Much like the Oculus Go, the Mirage Solo also uses a 1,280 × 1,440 (per eye) LCD operating at a higher refresh rate than the various 60Hz Daydream-ready smartphones, in this case at 75Hz. And similarly, the dedicated design has many optimisations for comfort and performance, with Fresnel lenses offering a wider field of view than typical mobile VR headsets. Like the Oculus Go, there’s no IPD adjustment available on the Solo because it uses a single display.


The Mirage Solo is due to launch on May 5th in the US, priced at $400.


HTC Vive Focus – Best-in-Class Displays and new Content Platform

Image courtesy HTC


Much like the Mirage Solo, the Vive Focus features inside-out 6DOF tracking for the headset, and a single, 3DOF controller. It is also based on the same Qualcomm Snapdragon 835 SoC. However, HTC believes the Focus is the more “premium” option, as it uses the same lenses and displays as the Vive Pro, albeit running at 75Hz rather than 90Hz. The Vive Focus offers best-in-class resolution with its dual 1,600 × 1,440 OLED panels, and a physical IPD adjustment which lets users dial in the position of the lenses to match the width between their eyes—both notable features over the Go and Mirage Solo.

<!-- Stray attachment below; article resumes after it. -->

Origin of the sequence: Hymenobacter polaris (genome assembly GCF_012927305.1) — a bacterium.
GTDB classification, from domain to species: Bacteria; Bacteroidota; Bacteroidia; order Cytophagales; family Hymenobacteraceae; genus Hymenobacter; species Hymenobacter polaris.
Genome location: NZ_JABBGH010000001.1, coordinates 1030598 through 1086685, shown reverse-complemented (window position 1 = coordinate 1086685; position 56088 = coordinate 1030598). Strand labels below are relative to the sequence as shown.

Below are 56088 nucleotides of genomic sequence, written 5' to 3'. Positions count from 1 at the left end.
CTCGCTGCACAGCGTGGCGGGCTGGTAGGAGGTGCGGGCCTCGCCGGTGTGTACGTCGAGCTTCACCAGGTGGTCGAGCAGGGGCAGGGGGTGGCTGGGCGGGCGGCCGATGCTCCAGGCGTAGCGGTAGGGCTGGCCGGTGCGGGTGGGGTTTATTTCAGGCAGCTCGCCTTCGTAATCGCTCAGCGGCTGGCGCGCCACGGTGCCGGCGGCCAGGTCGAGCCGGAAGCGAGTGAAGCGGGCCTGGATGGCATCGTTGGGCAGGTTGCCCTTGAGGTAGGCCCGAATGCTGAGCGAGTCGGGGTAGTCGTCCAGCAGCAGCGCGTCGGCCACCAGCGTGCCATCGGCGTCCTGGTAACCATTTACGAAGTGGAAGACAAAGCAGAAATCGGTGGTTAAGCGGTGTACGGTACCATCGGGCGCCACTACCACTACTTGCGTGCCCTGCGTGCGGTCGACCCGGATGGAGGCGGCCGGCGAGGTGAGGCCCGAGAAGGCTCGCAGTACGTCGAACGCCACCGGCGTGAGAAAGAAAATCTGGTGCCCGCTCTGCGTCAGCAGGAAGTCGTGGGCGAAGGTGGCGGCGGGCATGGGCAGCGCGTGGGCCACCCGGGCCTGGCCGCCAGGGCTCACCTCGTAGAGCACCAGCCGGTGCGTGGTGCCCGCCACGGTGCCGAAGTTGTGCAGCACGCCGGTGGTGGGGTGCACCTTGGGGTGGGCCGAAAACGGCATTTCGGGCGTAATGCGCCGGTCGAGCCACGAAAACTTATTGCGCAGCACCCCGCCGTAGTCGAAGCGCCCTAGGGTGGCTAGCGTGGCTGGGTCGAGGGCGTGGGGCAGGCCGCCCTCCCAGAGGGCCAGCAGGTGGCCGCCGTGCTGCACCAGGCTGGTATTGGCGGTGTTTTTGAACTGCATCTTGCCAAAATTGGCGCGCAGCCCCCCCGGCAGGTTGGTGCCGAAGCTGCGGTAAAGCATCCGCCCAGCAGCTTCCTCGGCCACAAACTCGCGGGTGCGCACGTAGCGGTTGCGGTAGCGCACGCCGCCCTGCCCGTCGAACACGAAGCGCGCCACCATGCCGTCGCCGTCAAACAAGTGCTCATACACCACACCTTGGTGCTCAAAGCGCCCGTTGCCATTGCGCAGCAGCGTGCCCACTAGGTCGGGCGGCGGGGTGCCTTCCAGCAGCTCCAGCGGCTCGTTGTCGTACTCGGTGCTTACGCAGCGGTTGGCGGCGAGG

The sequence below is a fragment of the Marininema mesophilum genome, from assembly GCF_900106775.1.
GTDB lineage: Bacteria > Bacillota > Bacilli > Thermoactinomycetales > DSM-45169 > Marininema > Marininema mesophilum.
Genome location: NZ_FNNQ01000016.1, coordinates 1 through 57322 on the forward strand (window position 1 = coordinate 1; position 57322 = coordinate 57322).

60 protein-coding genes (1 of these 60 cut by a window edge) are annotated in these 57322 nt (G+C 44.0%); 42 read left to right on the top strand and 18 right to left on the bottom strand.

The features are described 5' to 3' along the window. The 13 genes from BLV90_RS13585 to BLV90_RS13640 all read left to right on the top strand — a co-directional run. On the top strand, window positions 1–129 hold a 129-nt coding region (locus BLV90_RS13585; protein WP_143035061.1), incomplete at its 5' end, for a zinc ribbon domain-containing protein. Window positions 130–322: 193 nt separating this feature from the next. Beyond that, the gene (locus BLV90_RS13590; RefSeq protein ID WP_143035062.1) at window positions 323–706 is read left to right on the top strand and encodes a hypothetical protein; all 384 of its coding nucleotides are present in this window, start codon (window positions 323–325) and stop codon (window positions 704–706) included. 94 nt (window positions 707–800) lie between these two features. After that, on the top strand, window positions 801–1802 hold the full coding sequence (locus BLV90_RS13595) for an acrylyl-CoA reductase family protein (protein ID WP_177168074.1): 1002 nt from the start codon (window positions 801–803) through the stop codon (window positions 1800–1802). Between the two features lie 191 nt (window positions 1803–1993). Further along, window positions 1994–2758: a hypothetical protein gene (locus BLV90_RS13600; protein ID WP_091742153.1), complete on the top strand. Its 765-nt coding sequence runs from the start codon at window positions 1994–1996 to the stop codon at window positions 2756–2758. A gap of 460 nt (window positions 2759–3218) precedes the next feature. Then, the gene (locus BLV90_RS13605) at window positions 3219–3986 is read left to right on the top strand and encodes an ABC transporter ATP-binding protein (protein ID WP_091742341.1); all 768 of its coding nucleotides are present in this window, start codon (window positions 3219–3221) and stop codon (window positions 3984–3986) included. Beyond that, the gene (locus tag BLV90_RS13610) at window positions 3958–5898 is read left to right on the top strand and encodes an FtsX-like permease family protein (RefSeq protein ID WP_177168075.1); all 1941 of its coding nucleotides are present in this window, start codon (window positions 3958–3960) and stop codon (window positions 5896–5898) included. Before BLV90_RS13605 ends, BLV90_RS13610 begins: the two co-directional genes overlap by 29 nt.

As we’ve seen on PC with the Vive Pro, these displays require serious horsepower to take full advantage of the higher resolution, which could explain why the Focus also contains a fan to actively cool the Snapdragon 835 chip, which will surely be under more strain in certain rendering situations than the Mirage Solo.


One place where the Vive Focus is likely in need of catching up compared to the Oculus Go and Mirage Solo is in the content department. While the Go taps into the pre-existing library of Gear VR content and the Mirage Solo uses Daydream, HTC is spinning up a new content ecosystem for the Focus, a mobile version of their Viveport VR app store. Only so far open to the Asian market for a few months by now, we expect it’ll take time for HTC to curate the same breath and quality of mobile VR apps seen from Oculus and Daydream.


The Vive Focus is already available in China, and based on the exchange rate could launch in the US at around $525; HTC plans a slower rollout in Western markets, initially making the headset available as a development kit.